also see PREVENTION of GUARDING IN DOGS AND PUPPIES

Food Bowl Safety...Making Deposits in Your Dog's Bank Account For Good Behavior!

You also must keep in mind most resource guarders will garder more than one type of item and many also have touch sensitivity issues as well. That is they do not liked to be touch at certain parts of their body. The success rate of behavior modifcation is highly dependant on just how much bite inhibition the dog has. That is how much damage he causes. A dog that does not inflict injury while garding is going to have much more success than one that can and dose induce pucnture wounds. This is because unfortunately bite inhibition has not been able to be taught to older dogs reliable. The lack of bite inhibition reduces the repetition and situations one is willing to train the dog through.

You have also discover why it is imparative all dog child interaction be actively supervised that is the child is only allowed to interact with the dog when you can give your undivided attention to supervising the situation. Secondly with dogs that are food aggressive on must avoid mixxing food in the child dog interaction unless it is an active training session under supervision as the exercises in the links above.

domance theory myth links

<a href="http://www.nonlineardogs.com/socialorganisation.html" target="_blank"> The Social Organization of the Domestic Dog
A Longitudinal Study of Domestic Canine Behavior and the Ontogeny of Canine Social Systems</a>
Not the easiest of reads :rolleyes:

Myth 29: The domestic dog is a naturally aggressive species

10 life-threatening behavior myths
"Dogs that are aggressive are acting dominant."
Aggression is more likely due to fear or anxiety than to dominance. The terms dominance and dominance aggression are probably the most overused and misapplied terms related to animal care today. And worse, a misunderstanding of aggression and dominance has resulted in training methods that make no sense from an ethological point of view and can cause a lot of harm.[/b]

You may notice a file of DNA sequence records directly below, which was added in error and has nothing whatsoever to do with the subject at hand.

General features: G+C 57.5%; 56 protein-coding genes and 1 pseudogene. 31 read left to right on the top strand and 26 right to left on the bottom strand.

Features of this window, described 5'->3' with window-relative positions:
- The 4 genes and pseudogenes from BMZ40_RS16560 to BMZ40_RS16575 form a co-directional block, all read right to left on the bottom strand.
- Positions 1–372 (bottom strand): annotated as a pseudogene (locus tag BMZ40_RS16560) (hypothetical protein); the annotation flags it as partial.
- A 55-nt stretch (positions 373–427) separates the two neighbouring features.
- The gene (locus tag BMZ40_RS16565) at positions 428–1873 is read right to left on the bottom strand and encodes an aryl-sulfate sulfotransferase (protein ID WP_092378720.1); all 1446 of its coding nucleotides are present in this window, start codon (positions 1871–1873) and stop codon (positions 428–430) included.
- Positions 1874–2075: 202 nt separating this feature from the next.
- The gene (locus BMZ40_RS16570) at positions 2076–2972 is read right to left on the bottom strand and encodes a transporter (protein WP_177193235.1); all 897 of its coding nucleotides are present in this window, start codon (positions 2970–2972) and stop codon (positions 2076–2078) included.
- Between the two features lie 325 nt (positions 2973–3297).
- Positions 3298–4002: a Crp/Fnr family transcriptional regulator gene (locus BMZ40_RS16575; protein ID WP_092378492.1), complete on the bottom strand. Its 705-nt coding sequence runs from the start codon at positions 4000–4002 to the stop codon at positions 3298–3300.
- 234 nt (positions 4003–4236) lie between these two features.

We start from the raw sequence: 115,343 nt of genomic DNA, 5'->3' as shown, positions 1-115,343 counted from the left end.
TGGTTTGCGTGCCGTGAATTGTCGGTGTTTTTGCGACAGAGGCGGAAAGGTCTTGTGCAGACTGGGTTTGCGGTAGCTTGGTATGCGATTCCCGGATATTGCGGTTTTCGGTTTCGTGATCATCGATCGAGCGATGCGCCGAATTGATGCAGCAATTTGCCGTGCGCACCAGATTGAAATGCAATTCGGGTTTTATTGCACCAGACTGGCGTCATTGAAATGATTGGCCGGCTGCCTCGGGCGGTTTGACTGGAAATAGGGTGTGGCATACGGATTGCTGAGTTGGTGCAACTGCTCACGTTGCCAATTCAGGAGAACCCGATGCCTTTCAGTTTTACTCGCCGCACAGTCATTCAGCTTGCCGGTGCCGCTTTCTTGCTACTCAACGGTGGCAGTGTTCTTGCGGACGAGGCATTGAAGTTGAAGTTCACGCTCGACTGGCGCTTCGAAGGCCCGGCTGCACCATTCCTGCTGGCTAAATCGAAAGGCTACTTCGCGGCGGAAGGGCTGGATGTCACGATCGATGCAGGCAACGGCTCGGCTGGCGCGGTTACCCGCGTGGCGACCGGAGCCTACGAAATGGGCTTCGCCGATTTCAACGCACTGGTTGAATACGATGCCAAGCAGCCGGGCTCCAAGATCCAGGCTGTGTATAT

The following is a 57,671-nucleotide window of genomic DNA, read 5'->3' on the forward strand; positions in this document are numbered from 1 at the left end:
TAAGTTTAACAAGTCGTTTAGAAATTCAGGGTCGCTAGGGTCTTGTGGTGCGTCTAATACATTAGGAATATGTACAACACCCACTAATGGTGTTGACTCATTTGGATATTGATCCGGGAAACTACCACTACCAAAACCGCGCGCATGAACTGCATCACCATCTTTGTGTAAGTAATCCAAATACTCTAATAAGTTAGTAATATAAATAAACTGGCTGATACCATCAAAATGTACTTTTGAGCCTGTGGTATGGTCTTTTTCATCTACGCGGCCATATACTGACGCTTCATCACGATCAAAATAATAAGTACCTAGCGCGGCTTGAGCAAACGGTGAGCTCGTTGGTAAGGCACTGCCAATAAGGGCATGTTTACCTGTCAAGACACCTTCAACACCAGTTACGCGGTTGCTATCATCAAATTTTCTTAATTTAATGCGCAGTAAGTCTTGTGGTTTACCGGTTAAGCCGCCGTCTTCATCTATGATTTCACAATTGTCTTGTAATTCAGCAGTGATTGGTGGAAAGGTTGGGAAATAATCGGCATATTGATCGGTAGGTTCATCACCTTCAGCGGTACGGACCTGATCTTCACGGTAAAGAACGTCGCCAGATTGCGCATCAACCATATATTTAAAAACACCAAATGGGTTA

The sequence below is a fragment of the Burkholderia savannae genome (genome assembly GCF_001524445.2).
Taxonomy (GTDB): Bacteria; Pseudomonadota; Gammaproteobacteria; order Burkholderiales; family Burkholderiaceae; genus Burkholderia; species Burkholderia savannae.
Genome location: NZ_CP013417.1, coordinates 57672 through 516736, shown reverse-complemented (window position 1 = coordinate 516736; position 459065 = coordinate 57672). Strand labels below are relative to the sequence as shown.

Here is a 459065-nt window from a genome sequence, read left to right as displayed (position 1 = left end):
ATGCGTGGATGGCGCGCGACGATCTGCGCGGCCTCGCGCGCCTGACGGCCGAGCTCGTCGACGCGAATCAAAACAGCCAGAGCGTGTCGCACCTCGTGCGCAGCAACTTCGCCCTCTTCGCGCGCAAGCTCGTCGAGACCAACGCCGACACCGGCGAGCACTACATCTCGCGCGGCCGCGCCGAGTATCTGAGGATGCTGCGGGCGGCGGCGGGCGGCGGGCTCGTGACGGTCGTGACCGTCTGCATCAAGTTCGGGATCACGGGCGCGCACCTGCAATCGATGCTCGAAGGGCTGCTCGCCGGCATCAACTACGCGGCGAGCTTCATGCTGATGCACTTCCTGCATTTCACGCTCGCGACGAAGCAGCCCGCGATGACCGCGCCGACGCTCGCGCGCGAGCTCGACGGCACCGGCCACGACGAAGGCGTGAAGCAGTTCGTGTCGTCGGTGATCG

Position Statement on the Use of Dominance Theory in Behavior Modification of Animals by American Veterinary Society of Animal Behavior

Debunking the Dominance Myth
So-called dominance exercises were — and in some circles still are — widely recommended to
prevent the dog from taking over the entire household. These exercises include not feeding him
until after you’ve eaten, letting him through doorways only after you, forbidding access to
furniture, and not playing tug-of-war.
In reality, there is no evidence that these procedures prevent dominance aggression or any other
behavioral problem. One study found no correlation between playing tug-of-war or allowing a
dog on the bed and the development of aggressive behavior.[/b]
What ever happened to the Term Alpha Wolf?
For example, 19 prominent wolf biologists from both Europe and North America never mentioned the term alpha in a long article on breeding pairs of wolves. The article, titled “The Effects of Breeder Loss on Wolves,” was published in a 2008 issue of the Journal of Wildlife
Management. In the 448-page, 2003 book Wolves: Behavior, Ecology, and Conservation, edited by Luigi Boitani and myself and written by 23 authors, alpha is mentioned in only six places and then only to explain why the term is outdated. What gives?

This change in terminology reflects an important shift in our thinking about wolf social behavior. Rather than viewing a wolf pack as a group of animals organized with a “top dog” that fought its way to the top, or a male-female pair of such aggressive wolves, science has come to understand that most wolf packs are merely family groups formed exactly the same way as human families are formed. That is, maturing male and female wolves from different packs disperse, travel around until they find each other and an area vacant of other wolves but with adequate prey,court, mate, and produce their own litter of pups.[/b]
<a href="http://www.4pawsu.com/dominancemyth.pdf" target="_blank">MOVING BEYOND THE DOMINANCE MYTH: TOWARD AN UNDERSTANDING
OF TRAINING AS PARTNERSHIP</a>
FALLACY ONE: THAT THE DOG‐INCLUSIVE FAMILY IS TRULY A “PACK”
Dogs and humans are alien to each other and our societies have different rules and mores. If our
household were in fact a canine pack then we should have to expect to live by dogs’ rules, and that is
clearly impossible. Dogs must live by human rules, which means that dogs have to surrender their
ordinary modes of interaction insofar as they are interacting with humans and not other dogs.
This fact alone tells us that our relationship with our dogs is not intraspecific but interspecific. The
same actions which if directed by one member of a given species against another member of that
species would lead to some settling of hierarchy and order take on a far different quality when
directed by a member of one species against a member of another species. As Lindsay suggests, our
acts of physical “discipline” are in fact a form of interspecific aggression.[/b]
Beyond the "Dominance" Paradigm

The History and Misconceptions of Dominance Theory

<a href="http://wcco.com/petcorner/Anne.Hendrickson.Dog.2.373905.html" target="_blank">Being the Alpha
The Truth About Dominance</a>
Most of your dog's behavior is driven by one of two things:
1. Instinct